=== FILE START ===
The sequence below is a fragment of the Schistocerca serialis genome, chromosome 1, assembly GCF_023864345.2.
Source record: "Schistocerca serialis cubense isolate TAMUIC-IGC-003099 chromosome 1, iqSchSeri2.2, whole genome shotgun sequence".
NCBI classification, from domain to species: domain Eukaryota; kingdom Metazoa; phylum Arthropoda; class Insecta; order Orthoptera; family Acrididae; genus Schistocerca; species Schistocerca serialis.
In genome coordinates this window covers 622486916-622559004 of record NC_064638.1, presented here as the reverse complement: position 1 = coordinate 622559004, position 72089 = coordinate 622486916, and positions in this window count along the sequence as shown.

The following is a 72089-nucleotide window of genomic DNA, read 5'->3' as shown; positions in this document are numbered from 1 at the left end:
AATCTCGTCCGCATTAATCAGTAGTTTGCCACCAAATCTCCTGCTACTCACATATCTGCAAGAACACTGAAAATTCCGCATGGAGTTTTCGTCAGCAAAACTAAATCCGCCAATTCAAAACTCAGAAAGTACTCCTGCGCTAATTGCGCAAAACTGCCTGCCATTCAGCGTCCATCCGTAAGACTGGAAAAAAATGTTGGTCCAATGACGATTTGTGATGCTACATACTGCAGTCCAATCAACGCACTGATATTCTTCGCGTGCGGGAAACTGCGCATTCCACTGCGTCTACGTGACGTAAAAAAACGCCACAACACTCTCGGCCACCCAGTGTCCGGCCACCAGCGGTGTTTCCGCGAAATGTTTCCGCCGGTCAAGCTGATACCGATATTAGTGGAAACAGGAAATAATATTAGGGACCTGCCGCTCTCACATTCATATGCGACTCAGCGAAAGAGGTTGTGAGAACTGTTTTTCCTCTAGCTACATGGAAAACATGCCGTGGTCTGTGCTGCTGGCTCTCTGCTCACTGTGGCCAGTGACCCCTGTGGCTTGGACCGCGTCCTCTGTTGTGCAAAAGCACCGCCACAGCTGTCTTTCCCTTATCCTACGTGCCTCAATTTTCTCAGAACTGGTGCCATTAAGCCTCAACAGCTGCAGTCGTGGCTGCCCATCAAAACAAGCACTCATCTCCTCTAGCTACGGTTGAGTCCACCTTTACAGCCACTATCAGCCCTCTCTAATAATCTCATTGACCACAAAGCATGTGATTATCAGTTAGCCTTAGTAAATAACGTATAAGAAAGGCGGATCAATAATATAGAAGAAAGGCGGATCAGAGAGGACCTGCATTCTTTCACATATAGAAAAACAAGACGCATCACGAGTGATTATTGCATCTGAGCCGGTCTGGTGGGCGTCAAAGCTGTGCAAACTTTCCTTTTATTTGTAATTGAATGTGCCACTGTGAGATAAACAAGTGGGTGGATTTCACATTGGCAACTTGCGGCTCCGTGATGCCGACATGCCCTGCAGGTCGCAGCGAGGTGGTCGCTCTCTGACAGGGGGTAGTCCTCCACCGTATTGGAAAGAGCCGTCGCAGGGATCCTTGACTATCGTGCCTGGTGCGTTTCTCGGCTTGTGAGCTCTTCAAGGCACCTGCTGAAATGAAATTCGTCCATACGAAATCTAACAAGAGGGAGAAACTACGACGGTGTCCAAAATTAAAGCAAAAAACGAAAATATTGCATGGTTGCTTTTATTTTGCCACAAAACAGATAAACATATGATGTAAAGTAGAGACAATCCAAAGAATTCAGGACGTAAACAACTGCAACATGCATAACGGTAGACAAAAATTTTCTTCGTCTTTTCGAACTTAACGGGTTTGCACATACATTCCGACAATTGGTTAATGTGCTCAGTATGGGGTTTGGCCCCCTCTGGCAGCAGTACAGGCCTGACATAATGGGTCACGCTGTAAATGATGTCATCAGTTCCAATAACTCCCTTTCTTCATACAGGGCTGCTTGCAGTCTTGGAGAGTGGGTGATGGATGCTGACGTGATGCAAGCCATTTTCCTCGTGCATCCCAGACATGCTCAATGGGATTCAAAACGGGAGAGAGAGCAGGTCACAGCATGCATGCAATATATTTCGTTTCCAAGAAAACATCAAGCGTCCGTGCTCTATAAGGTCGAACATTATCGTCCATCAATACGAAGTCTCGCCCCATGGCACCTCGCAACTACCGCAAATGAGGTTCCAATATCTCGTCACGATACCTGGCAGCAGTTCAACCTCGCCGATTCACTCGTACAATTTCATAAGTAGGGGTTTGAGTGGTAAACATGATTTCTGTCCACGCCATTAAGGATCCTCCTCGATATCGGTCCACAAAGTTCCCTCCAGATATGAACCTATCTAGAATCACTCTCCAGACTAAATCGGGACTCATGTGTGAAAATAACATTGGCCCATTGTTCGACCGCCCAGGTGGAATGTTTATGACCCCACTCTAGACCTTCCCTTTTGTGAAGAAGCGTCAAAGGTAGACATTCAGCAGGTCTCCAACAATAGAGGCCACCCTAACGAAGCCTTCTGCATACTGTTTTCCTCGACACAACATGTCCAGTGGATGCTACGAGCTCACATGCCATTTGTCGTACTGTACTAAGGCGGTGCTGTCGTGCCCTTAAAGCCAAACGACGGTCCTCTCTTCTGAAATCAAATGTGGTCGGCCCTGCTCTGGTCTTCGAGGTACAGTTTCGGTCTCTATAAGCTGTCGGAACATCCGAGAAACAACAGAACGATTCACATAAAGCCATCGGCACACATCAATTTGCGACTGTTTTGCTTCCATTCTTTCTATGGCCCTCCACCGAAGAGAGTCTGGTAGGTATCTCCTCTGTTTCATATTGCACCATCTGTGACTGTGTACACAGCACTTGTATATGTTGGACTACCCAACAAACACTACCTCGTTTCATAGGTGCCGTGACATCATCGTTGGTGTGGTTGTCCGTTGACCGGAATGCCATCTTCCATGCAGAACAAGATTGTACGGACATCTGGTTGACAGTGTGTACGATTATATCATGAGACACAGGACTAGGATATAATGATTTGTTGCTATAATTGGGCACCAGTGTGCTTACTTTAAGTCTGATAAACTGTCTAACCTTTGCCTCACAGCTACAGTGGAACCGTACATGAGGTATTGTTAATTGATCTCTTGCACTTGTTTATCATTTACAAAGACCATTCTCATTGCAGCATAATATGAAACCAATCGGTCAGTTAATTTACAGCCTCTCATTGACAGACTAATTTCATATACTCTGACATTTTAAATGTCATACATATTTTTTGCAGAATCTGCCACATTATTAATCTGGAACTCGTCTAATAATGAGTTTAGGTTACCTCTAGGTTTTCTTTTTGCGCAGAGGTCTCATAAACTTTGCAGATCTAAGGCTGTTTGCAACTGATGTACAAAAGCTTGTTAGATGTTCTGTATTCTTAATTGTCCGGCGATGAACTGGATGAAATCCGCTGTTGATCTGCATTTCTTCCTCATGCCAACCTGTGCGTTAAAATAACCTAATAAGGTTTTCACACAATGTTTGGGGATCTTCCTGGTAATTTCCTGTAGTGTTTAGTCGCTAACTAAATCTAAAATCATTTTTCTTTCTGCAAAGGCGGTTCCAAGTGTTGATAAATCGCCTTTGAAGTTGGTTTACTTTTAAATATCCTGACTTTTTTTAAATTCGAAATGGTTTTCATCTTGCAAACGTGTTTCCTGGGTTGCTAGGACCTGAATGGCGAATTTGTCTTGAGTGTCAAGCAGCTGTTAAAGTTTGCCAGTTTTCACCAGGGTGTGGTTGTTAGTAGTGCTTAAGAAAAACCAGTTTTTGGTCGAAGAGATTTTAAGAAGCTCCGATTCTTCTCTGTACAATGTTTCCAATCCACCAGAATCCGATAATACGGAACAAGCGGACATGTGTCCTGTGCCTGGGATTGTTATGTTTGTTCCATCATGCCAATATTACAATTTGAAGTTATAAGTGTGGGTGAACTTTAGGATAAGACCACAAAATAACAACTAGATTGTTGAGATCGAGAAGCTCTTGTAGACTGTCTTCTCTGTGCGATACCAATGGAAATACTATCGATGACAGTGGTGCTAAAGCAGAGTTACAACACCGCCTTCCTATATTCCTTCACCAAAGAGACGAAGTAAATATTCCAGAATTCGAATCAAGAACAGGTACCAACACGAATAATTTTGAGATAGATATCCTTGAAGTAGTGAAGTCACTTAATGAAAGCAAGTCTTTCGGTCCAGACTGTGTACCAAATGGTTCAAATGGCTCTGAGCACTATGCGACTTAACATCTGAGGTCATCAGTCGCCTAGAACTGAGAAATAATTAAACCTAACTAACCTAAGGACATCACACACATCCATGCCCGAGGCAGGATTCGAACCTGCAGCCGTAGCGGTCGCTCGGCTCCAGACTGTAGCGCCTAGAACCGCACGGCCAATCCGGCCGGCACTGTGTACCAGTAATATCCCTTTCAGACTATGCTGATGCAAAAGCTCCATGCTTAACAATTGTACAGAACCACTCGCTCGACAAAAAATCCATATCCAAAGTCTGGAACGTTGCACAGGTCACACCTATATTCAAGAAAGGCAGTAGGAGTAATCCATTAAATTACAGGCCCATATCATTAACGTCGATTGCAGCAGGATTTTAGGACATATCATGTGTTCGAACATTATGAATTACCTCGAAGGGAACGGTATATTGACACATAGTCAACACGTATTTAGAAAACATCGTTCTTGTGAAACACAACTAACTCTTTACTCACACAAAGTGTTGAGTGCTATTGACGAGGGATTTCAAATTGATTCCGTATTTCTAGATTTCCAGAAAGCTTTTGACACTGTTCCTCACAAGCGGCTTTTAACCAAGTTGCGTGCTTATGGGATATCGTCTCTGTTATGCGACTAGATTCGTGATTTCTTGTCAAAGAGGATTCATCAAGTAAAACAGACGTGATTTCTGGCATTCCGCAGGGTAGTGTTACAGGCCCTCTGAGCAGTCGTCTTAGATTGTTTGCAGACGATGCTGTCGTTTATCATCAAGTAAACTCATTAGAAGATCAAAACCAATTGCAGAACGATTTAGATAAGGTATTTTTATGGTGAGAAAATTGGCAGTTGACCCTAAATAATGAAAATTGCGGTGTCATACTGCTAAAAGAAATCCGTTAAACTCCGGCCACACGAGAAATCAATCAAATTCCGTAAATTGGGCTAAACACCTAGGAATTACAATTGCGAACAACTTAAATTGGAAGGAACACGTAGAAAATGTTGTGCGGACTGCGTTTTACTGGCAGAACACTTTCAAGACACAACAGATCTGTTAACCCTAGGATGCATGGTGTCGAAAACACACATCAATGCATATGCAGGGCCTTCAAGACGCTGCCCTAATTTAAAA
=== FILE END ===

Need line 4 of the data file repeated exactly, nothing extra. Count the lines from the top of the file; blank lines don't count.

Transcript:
In genome coordinates this window covers 622486916-622559004 of record NC_064638.1, presented here as the reverse complement: position 1 = coordinate 622559004, position 72089 = coordinate 622486916, and positions in this window count along the sequence as shown.